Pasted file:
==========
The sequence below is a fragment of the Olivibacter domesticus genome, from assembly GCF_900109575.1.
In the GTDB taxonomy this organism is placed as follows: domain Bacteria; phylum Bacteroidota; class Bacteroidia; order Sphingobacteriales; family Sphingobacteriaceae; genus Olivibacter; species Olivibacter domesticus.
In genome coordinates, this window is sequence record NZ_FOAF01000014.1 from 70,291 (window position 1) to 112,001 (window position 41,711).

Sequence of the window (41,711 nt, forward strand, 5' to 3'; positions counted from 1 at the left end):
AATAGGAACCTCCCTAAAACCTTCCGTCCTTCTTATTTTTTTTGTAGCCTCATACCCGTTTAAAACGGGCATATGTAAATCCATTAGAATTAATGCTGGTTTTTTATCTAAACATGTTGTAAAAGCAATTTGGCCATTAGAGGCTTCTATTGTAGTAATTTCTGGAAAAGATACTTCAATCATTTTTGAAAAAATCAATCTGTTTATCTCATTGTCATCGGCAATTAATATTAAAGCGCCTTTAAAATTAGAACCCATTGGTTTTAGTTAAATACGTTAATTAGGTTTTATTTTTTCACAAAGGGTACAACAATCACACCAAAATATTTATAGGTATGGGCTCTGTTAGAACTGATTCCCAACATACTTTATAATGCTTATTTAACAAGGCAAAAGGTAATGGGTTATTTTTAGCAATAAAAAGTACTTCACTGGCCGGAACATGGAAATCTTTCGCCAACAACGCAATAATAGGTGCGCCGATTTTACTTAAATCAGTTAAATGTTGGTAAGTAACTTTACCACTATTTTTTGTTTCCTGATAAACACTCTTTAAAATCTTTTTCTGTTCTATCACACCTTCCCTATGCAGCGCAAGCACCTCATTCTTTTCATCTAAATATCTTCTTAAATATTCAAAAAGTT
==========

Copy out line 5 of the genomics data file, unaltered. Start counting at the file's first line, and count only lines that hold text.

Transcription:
AATAGGAACCTCCCTAAAACCTTCCGTCCTTCTTATTTTTTTTGTAGCCTCATACCCGTTTAAAACGGGCATATGTAAATCCATTAGAATTAATGCTGGTTTTTTATCTAAACATGTTGTAAAAGCAATTTGGCCATTAGAGGCTTCTATTGTAGTAATTTCTGGAAAAGATACTTCAATCATTTTTGAAAAAATCAATCTGTTTATCTCATTGTCATCGGCAATTAATATTAAAGCGCCTTTAAAATTAGAACCCATTGGTTTTAGTTAAATACGTTAATTAGGTTTTATTTTTTCACAAAGGGTACAACAATCACACCAAAATATTTATAGGTATGGGCTCTGTTAGAACTGATTCCCAACATACTTTATAATGCTTATTTAACAAGGCAAAAGGTAATGGGTTATTTTTAGCAATAAAAAGTACTTCACTGGCCGGAACATGGAAATCTTTCGCCAACAACGCAATAATAGGTGCGCCGATTTTACTTAAATCAGTTAAATGTTGGTAAGTAACTTTACCACTATTTTTTGTTTCCTGATAAACACTCTTTAAAATCTTTTTCTGTTCTATCACACCTTCCCTATGCAGCGCAAGCACCTCATTCTTTTCATCTAAATATCTTCTTAAATATTCAAAAAGTT